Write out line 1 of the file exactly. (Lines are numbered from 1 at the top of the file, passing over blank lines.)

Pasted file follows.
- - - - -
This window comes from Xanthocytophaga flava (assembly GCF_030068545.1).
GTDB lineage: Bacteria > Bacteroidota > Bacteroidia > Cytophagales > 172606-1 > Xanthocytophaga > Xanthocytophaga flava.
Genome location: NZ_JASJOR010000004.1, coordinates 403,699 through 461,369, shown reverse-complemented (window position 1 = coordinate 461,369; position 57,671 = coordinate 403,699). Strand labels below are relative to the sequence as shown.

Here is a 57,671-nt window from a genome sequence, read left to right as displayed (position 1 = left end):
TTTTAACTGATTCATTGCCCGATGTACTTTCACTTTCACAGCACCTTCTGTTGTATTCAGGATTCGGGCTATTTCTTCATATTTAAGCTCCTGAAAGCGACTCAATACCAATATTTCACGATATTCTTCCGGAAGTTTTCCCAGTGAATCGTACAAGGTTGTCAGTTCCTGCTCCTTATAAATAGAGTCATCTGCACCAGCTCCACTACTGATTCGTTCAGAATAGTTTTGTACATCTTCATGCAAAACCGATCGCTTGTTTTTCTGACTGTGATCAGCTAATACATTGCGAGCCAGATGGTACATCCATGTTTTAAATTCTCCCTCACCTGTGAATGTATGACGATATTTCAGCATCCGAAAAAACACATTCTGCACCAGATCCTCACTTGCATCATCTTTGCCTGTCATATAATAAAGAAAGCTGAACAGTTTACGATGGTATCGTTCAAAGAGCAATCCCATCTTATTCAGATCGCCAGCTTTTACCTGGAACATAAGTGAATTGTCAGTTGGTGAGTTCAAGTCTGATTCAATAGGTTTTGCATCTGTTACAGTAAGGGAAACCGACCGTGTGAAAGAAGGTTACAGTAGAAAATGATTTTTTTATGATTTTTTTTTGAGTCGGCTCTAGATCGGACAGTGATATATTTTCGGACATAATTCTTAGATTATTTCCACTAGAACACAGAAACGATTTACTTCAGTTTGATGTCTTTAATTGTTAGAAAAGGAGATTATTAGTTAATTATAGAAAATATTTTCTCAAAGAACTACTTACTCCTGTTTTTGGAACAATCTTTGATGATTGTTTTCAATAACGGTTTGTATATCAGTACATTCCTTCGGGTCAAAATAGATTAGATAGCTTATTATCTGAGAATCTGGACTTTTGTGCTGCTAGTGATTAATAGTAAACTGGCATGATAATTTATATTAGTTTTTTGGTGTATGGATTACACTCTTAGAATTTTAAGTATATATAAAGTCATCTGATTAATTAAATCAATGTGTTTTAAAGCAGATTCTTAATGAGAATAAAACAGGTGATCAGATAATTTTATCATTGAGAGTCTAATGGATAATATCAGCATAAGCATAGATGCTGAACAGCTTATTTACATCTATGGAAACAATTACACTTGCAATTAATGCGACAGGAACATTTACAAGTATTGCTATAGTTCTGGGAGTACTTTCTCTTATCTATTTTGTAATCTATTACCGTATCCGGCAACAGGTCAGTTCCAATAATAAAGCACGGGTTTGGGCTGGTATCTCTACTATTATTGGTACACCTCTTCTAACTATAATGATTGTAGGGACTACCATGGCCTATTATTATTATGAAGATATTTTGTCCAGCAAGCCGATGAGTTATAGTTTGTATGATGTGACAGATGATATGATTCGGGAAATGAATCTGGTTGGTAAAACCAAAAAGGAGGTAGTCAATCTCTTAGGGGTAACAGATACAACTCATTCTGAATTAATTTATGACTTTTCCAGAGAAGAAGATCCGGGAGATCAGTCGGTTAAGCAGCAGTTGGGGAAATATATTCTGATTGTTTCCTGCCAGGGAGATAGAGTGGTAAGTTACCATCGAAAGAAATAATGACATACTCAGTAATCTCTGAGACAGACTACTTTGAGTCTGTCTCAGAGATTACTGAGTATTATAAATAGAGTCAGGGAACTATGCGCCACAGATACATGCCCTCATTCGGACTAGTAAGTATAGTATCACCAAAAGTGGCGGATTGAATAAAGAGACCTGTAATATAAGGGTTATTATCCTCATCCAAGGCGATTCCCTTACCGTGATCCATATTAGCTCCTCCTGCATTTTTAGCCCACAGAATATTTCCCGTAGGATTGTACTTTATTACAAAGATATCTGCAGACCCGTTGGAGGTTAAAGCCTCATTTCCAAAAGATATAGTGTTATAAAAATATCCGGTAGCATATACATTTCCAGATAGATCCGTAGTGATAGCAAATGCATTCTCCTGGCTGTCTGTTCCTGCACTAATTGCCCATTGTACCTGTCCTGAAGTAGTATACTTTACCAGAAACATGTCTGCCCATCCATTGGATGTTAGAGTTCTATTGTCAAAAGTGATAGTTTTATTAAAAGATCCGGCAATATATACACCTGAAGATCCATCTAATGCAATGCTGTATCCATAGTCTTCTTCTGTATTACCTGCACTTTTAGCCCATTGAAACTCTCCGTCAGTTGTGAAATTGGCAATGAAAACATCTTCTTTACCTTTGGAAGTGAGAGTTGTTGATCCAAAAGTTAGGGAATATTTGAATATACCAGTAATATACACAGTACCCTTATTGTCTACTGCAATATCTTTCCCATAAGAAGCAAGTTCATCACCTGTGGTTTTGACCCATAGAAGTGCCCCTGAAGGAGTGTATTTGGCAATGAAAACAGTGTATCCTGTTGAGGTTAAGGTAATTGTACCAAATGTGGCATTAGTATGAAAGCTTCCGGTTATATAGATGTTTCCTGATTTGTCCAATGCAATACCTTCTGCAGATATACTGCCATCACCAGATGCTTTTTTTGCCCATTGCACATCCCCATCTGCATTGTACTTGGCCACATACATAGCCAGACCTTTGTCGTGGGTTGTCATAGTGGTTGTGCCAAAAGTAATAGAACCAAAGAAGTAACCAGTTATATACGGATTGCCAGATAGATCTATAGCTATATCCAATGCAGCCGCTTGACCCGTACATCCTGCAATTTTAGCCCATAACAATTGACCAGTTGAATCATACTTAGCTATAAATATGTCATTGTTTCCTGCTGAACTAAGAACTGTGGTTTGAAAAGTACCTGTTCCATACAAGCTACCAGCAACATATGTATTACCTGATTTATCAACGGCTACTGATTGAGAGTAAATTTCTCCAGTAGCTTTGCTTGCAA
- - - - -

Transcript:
This window comes from Xanthocytophaga flava (assembly GCF_030068545.1).